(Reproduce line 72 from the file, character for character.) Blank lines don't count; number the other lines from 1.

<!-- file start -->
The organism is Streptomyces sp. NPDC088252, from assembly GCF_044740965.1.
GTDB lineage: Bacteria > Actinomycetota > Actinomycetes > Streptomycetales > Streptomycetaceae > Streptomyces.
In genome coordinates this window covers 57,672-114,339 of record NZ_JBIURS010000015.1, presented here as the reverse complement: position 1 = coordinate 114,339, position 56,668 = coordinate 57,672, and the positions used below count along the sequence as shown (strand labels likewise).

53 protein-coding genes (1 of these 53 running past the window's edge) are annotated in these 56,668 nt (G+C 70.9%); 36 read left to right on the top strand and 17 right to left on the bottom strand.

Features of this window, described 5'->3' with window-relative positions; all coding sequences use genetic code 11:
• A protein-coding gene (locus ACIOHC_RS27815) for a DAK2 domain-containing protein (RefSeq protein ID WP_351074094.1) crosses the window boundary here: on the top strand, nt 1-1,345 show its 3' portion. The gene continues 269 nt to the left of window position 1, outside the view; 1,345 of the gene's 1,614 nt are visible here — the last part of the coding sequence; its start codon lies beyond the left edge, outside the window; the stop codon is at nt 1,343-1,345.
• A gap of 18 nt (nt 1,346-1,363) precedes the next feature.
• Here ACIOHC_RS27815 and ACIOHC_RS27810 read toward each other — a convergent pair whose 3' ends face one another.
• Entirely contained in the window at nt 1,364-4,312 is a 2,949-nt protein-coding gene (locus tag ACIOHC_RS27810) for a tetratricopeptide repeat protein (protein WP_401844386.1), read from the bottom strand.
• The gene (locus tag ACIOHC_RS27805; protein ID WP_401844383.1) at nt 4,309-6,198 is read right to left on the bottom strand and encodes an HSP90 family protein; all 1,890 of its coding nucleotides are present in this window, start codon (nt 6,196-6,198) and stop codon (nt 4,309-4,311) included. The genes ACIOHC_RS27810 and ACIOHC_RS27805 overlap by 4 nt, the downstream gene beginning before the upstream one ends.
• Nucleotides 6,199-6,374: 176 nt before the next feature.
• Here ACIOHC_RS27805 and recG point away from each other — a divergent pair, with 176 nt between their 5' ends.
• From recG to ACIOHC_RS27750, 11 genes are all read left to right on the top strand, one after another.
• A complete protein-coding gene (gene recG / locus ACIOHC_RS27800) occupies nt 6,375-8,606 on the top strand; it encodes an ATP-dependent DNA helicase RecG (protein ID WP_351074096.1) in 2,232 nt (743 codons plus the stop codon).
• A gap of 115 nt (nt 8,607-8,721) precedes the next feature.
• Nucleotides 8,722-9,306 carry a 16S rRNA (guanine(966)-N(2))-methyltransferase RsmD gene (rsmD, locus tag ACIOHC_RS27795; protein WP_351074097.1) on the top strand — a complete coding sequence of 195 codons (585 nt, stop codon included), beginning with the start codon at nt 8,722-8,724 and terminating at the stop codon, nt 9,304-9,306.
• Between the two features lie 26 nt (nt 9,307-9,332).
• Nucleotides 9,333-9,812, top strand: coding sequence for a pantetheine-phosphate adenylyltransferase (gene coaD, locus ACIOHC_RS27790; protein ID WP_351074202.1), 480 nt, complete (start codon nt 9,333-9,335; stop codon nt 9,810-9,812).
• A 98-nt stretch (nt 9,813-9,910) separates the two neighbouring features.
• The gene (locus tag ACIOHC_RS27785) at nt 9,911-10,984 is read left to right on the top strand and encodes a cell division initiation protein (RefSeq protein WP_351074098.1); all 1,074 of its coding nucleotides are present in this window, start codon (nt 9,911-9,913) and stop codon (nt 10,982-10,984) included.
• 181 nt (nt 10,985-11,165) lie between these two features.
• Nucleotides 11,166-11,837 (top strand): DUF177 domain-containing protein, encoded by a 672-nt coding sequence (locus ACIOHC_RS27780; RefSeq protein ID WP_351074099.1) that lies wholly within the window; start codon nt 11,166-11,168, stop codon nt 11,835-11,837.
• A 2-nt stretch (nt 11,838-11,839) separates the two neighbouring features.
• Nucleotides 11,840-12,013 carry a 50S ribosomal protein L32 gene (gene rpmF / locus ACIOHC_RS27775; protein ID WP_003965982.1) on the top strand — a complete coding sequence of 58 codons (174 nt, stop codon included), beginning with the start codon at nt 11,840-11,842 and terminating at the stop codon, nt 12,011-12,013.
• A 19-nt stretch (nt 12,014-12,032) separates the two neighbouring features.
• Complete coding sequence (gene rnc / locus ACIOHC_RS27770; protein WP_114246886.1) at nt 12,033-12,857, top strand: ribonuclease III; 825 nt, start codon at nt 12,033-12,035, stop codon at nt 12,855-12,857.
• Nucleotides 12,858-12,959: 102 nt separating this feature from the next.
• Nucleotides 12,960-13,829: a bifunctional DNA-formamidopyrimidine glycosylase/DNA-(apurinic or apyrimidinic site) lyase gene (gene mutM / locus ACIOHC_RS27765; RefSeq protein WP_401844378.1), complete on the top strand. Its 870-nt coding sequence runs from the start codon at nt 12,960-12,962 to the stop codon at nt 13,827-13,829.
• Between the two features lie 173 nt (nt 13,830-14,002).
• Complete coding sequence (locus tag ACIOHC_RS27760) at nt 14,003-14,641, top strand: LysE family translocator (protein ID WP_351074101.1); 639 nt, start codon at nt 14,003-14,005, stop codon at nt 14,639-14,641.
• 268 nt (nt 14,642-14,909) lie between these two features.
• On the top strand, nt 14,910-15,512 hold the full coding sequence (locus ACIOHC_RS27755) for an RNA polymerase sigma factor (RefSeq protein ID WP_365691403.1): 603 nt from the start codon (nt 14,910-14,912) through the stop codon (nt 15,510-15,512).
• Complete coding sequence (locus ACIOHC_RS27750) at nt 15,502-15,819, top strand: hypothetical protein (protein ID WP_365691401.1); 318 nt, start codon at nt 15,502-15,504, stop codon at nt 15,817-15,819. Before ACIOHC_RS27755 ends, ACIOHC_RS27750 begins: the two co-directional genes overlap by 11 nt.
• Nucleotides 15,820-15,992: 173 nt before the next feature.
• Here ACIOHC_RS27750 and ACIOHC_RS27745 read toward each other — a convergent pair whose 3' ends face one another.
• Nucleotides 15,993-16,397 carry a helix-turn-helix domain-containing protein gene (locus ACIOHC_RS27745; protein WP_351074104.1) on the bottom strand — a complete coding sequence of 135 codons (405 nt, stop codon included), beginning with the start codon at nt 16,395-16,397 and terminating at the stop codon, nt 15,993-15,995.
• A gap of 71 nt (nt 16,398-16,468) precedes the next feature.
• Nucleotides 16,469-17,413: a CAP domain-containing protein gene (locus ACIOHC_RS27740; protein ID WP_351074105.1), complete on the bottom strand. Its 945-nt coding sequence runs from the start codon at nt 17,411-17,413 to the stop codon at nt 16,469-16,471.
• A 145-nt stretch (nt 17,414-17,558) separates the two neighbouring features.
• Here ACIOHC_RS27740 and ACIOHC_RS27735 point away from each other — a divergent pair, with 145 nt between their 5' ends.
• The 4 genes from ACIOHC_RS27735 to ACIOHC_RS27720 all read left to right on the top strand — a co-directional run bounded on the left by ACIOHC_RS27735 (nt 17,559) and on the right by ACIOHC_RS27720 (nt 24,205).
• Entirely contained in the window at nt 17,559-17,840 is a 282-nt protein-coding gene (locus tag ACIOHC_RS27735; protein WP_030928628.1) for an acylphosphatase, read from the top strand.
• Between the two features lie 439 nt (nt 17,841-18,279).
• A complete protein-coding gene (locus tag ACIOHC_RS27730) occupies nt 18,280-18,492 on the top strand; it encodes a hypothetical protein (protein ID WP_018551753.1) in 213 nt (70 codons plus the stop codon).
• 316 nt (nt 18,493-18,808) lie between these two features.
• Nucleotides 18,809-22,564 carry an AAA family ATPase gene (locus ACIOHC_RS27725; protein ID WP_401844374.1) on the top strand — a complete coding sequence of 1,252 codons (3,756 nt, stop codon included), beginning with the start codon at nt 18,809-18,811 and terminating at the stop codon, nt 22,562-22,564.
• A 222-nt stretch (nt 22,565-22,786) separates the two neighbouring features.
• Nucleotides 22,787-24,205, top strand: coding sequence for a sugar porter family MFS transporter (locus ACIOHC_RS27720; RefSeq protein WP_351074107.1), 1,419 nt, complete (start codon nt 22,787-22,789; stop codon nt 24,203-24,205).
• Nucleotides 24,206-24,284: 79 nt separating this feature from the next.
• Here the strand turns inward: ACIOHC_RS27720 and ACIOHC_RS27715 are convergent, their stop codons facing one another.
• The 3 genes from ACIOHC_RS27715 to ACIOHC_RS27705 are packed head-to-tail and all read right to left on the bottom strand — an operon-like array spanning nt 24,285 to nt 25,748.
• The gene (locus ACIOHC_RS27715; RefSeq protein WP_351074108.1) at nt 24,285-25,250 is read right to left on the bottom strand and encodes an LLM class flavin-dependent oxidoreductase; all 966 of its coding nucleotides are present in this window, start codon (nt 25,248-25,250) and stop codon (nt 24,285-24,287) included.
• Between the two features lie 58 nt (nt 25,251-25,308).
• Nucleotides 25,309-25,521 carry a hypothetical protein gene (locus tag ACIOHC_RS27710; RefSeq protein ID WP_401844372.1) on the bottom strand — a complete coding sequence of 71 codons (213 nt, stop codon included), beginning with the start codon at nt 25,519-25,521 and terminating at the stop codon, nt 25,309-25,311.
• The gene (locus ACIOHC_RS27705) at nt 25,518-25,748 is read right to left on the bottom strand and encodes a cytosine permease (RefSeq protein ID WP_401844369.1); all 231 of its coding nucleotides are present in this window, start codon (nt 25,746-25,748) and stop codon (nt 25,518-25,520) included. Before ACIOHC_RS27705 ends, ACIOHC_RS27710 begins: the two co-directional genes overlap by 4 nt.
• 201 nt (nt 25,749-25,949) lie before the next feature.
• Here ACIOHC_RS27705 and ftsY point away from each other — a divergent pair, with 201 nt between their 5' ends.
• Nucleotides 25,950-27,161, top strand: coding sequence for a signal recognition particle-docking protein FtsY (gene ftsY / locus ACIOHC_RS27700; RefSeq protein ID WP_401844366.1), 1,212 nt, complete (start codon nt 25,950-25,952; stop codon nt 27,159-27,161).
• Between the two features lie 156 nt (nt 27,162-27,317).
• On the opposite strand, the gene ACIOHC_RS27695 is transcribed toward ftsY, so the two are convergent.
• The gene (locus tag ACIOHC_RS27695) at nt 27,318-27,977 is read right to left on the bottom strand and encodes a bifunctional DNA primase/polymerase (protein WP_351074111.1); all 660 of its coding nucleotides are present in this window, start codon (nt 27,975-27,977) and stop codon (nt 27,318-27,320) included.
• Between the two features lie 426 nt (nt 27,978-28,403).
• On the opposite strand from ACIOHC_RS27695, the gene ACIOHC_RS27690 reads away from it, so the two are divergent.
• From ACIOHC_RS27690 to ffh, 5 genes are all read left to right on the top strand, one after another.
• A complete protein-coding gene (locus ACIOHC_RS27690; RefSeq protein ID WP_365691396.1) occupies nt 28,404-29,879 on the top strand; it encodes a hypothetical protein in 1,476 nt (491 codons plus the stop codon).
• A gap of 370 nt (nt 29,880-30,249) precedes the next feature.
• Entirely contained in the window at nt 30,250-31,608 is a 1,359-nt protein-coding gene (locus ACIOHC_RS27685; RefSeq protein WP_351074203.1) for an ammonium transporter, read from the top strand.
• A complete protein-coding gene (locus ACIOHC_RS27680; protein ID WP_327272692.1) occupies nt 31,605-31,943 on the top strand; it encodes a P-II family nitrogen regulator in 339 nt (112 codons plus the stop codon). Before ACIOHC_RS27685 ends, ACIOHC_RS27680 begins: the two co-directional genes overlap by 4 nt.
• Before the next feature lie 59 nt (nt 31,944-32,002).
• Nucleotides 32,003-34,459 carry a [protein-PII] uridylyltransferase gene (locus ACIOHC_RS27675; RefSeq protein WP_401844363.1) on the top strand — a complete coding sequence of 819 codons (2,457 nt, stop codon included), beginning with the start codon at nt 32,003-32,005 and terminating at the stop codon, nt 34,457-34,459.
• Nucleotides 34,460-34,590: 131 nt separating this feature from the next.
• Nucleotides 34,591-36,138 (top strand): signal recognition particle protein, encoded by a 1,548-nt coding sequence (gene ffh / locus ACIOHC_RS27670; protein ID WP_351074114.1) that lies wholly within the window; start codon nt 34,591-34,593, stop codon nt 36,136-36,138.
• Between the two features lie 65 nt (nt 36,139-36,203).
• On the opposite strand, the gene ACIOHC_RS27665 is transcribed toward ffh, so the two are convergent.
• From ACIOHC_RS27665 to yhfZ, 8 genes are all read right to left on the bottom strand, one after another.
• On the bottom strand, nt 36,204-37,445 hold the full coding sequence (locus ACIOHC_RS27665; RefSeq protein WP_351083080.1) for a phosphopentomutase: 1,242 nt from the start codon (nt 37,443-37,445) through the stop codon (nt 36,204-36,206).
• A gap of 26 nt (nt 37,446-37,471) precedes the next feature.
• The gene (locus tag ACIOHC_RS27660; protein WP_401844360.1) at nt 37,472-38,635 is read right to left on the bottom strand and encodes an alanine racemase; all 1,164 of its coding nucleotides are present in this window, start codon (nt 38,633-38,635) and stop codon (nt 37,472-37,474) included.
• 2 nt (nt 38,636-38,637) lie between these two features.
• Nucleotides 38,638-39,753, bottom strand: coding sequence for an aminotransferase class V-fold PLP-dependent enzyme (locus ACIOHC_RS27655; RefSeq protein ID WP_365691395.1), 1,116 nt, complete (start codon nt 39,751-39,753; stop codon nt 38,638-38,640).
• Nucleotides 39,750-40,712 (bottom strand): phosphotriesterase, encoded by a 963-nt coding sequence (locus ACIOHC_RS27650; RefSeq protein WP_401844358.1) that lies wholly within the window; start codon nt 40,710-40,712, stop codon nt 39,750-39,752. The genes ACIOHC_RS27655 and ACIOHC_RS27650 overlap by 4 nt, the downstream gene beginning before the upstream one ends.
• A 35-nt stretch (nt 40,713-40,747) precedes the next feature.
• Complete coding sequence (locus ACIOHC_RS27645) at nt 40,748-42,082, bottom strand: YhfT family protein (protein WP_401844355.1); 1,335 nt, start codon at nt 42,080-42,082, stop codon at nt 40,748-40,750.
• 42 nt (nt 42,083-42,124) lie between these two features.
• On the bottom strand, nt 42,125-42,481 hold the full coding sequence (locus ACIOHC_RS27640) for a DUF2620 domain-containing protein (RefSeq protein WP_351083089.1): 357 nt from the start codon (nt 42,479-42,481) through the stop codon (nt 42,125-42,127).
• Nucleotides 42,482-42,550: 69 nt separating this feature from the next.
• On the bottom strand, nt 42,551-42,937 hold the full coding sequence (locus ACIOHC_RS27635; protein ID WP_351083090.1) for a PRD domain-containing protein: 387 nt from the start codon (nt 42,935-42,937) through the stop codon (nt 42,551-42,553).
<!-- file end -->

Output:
• Nucleotides 34,591-36,138 (top strand): signal recognition particle protein, encoded by a 1,548-nt coding sequence (gene ffh / locus ACIOHC_RS27670; protein ID WP_351074114.1) that lies wholly within the window; start codon nt 34,591-34,593, stop codon nt 36,136-36,138.